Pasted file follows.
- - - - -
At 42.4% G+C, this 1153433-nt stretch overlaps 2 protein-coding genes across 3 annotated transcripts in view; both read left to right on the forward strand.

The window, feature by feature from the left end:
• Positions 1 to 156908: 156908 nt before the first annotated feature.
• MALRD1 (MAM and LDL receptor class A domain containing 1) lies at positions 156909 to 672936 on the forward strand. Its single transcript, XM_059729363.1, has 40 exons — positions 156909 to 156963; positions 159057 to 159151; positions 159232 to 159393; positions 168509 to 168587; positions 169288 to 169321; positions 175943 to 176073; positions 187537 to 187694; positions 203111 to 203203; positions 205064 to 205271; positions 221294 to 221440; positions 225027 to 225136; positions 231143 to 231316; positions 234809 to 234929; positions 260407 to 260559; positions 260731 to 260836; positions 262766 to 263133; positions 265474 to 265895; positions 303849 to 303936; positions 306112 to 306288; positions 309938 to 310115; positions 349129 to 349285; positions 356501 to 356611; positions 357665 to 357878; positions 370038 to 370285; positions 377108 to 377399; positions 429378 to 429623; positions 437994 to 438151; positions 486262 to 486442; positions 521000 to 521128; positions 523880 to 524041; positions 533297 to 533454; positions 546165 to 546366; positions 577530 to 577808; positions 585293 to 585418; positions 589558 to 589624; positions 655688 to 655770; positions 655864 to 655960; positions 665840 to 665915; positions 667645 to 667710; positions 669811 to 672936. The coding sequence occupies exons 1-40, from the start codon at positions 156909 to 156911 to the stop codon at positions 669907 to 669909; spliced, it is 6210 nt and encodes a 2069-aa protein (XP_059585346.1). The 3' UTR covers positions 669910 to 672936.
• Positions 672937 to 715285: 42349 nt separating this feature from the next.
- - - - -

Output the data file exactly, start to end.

At 42.4% G+C, this 1153433-nt stretch overlaps 2 protein-coding genes across 3 annotated transcripts in view; both read left to right on the forward strand.

The window, feature by feature from the left end:
• Positions 1 to 156908: 156908 nt before the first annotated feature.
• MALRD1 (MAM and LDL receptor class A domain containing 1) lies at positions 156909 to 672936 on the forward strand. Its single transcript, XM_059729363.1, has 40 exons — positions 156909 to 156963; positions 159057 to 159151; positions 159232 to 159393; positions 168509 to 168587; positions 169288 to 169321; positions 175943 to 176073; positions 187537 to 187694; positions 203111 to 203203; positions 205064 to 205271; positions 221294 to 221440; positions 225027 to 225136; positions 231143 to 231316; positions 234809 to 234929; positions 260407 to 260559; positions 260731 to 260836; positions 262766 to 263133; positions 265474 to 265895; positions 303849 to 303936; positions 306112 to 306288; positions 309938 to 310115; positions 349129 to 349285; positions 356501 to 356611; positions 357665 to 357878; positions 370038 to 370285; positions 377108 to 377399; positions 429378 to 429623; positions 437994 to 438151; positions 486262 to 486442; positions 521000 to 521128; positions 523880 to 524041; positions 533297 to 533454; positions 546165 to 546366; positions 577530 to 577808; positions 585293 to 585418; positions 589558 to 589624; positions 655688 to 655770; positions 655864 to 655960; positions 665840 to 665915; positions 667645 to 667710; positions 669811 to 672936. The coding sequence occupies exons 1-40, from the start codon at positions 156909 to 156911 to the stop codon at positions 669907 to 669909; spliced, it is 6210 nt and encodes a 2069-aa protein (XP_059585346.1). The 3' UTR covers positions 669910 to 672936.
• Positions 672937 to 715285: 42349 nt separating this feature from the next.